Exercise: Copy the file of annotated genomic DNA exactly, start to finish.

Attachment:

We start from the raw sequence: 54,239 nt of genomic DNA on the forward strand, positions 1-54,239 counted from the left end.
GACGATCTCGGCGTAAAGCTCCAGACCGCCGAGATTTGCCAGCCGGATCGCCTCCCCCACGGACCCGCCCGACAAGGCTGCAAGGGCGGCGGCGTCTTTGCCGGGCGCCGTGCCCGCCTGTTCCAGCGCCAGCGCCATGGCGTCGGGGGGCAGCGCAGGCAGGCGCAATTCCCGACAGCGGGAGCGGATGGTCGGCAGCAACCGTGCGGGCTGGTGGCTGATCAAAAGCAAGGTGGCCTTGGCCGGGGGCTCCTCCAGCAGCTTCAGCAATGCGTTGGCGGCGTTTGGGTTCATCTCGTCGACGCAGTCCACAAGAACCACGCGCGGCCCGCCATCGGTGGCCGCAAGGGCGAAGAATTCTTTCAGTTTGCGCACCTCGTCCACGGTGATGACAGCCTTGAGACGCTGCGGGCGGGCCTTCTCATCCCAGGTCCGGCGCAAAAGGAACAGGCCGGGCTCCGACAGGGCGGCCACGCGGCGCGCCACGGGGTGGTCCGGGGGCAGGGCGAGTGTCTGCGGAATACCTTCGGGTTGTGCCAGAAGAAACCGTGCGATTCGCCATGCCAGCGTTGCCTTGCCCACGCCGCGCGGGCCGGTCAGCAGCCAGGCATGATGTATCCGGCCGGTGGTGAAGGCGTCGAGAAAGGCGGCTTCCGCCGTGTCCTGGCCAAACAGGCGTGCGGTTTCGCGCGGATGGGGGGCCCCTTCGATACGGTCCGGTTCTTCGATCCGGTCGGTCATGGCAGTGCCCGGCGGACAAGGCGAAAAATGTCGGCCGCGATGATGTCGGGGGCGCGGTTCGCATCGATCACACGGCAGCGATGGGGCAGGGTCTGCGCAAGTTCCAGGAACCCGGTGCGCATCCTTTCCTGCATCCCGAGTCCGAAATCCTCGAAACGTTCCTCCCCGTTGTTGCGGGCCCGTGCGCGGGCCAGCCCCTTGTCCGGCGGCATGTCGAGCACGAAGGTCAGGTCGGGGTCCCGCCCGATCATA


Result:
We start from the raw sequence: 54,239 nt of genomic DNA on the forward strand, positions 1-54,239 counted from the left end.
GACGATCTCGGCGTAAAGCTCCAGACCGCCGAGATTTGCCAGCCGGATCGCCTCCCCCACGGACCCGCCCGACAAGGCTGCAAGGGCGGCGGCGTCTTTGCCGGGCGCCGTGCCCGCCTGTTCCAGCGCCAGCGCCATGGCGTCGGGGGGCAGCGCAGGCAGGCGCAATTCCCGACAGCGGGAGCGGATGGTCGGCAGCAACCGTGCGGGCTGGTGGCTGATCAAAAGCAAGGTGGCCTTGGCCGGGGGCTCCTCCAGCAGCTTCAGCAATGCGTTGGCGGCGTTTGGGTTCATCTCGTCGACGCAGTCCACAAGAACCACGCGCGGCCCGCCATCGGTGGCCGCAAGGGCGAAGAATTCTTTCAGTTTGCGCACCTCGTCCACGGTGATGACAGCCTTGAGACGCTGCGGGCGGGCCTTCTCATCCCAGGTCCGGCGCAAAAGGAACAGGCCGGGCTCCGACAGGGCGGCCACGCGGCGCGCCACGGGGTGGTCCGGGGGCAGGGCGAGTGTCTGCGGAATACCTTCGGGTTGTGCCAGAAGAAACCGTGCGATTCGCCATGCCAGCGTTGCCTTGCCCACGCCGCGCGGGCCGGTCAGCAGCCAGGCATGATGTATCCGGCCGGTGGTGAAGGCGTCGAGAAAGGCGGCTTCCGCCGTGTCCTGGCCAAACAGGCGTGCGGTTTCGCGCGGATGGGGGGCCCCTTCGATACGGTCCGGTTCTTCGATCCGGTCGGTCATGGCAGTGCCCGGCGGACAAGGCGAAAAATGTCGGCCGCGATGATGTCGGGGGCGCGGTTCGCATCGATCACACGGCAGCGATGGGGCAGGGTCTGCGCAAGTTCCAGGAACCCGGTGCGCATCCTTTCCTGCATCCCGAGTCCGAAATCCTCGAAACGTTCCTCCCCGTTGTTGCGGGCCCGTGCGCGGGCCAGCCCCTTGTCCGGCGGCATGTCGAGCACGAAGGTCAGGTCGGGGTCCCGCCCGATCATA